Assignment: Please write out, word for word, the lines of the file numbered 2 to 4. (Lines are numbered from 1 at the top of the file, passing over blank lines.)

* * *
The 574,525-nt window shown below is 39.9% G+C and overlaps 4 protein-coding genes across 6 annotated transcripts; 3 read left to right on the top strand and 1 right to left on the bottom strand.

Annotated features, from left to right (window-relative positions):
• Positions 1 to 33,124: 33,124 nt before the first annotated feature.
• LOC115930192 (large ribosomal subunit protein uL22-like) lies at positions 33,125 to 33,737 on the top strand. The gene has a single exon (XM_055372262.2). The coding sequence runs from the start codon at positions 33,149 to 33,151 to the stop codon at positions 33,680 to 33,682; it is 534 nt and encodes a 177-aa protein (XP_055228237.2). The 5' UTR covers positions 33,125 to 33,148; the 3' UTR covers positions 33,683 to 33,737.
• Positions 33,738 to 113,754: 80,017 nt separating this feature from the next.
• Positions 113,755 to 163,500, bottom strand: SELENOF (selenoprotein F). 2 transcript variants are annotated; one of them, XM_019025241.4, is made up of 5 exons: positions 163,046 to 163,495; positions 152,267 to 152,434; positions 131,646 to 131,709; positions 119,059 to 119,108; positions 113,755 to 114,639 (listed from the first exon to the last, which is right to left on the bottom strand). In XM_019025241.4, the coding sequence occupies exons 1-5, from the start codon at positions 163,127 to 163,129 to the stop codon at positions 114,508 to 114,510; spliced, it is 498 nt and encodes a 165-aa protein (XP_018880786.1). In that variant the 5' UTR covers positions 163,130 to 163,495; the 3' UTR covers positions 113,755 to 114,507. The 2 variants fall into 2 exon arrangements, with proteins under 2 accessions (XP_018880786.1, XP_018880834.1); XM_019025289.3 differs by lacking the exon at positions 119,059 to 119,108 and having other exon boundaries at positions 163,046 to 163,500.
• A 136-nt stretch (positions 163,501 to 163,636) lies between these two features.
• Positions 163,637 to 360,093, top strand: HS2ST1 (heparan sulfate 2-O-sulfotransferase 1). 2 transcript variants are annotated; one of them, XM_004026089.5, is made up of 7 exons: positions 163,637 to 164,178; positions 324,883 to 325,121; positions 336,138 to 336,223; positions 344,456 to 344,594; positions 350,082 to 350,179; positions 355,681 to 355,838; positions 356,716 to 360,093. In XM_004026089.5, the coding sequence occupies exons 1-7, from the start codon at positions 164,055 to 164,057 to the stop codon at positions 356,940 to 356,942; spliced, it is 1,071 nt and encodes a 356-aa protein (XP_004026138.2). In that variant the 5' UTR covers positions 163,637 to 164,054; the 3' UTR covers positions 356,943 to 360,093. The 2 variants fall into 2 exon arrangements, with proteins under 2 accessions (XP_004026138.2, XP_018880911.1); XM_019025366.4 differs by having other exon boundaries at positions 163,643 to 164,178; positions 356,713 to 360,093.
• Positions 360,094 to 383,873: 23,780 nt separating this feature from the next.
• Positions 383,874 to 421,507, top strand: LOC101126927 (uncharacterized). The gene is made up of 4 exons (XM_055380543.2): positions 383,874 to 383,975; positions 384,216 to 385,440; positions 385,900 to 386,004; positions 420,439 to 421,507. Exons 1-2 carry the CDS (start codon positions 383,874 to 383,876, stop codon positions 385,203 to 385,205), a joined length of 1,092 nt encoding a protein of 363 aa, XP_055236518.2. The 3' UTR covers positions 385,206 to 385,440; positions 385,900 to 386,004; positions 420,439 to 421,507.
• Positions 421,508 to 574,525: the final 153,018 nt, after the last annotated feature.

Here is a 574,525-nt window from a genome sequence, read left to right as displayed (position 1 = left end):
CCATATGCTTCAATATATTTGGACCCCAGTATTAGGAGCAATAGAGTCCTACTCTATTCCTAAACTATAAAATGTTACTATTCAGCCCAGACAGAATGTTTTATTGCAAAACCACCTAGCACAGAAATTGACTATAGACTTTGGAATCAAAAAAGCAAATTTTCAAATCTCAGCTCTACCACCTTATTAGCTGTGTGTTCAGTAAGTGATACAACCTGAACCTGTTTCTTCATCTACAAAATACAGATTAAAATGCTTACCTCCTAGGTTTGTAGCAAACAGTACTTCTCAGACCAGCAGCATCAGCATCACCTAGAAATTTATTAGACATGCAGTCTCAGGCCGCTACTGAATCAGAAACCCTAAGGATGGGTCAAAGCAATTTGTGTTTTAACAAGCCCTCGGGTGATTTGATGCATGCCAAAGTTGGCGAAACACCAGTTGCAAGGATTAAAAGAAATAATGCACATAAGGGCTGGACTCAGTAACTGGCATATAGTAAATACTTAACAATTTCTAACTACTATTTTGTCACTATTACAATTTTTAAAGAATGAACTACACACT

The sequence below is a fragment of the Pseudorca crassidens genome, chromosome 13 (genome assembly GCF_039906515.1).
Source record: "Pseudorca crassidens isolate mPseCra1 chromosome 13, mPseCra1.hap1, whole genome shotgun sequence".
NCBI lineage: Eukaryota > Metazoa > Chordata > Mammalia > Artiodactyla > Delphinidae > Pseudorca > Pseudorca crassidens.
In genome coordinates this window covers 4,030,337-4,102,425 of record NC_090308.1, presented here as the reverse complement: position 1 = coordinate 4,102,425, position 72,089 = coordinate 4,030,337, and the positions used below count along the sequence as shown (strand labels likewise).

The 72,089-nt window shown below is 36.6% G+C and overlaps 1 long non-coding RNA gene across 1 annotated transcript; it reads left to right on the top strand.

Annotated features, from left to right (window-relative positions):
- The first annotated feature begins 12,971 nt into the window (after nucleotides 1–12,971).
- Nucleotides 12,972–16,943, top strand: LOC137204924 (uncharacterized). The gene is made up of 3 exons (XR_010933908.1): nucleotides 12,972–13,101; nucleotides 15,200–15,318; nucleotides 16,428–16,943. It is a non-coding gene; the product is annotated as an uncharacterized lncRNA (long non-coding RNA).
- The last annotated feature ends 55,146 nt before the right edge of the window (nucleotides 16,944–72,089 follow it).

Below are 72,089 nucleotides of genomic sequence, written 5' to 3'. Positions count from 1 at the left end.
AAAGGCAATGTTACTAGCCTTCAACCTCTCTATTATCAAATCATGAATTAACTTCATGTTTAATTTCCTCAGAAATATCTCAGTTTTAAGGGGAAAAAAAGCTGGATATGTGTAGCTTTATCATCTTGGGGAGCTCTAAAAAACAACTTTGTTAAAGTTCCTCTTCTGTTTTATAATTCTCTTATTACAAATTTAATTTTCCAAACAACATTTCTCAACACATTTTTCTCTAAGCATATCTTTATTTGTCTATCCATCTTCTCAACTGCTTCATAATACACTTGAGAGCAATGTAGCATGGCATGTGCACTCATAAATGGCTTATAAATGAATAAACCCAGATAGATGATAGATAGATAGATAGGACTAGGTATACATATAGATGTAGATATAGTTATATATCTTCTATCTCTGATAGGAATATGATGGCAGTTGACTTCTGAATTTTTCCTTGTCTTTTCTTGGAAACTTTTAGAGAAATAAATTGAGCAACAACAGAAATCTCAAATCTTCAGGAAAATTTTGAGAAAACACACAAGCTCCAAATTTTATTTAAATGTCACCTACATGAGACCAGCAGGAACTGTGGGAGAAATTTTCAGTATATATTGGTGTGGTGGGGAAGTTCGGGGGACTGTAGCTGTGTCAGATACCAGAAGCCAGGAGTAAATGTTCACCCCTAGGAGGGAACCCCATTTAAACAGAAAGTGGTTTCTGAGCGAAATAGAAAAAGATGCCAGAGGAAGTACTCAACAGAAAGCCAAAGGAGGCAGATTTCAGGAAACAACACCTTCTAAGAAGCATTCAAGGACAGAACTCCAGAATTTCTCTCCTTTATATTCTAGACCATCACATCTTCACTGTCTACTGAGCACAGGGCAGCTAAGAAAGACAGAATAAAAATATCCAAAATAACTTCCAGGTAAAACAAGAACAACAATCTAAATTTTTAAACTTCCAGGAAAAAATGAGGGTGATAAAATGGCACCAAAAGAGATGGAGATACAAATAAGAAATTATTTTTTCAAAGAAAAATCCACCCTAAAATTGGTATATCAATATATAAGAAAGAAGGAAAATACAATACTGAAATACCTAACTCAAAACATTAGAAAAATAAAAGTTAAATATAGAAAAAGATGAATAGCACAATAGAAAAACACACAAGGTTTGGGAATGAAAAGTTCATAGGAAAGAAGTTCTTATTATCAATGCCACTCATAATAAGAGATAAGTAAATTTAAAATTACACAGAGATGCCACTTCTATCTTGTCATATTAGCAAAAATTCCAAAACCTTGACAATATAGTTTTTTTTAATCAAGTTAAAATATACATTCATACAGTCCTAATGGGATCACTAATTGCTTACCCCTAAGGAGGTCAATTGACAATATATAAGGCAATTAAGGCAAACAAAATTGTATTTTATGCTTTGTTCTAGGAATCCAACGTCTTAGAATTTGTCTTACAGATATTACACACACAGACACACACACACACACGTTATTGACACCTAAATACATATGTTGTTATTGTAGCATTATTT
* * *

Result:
Annotated features, from left to right (window-relative positions):
• Positions 1 to 33,124: 33,124 nt before the first annotated feature.
• LOC115930192 (large ribosomal subunit protein uL22-like) lies at positions 33,125 to 33,737 on the top strand. The gene has a single exon (XM_055372262.2). The coding sequence runs from the start codon at positions 33,149 to 33,151 to the stop codon at positions 33,680 to 33,682; it is 534 nt and encodes a 177-aa protein (XP_055228237.2). The 5' UTR covers positions 33,125 to 33,148; the 3' UTR covers positions 33,683 to 33,737.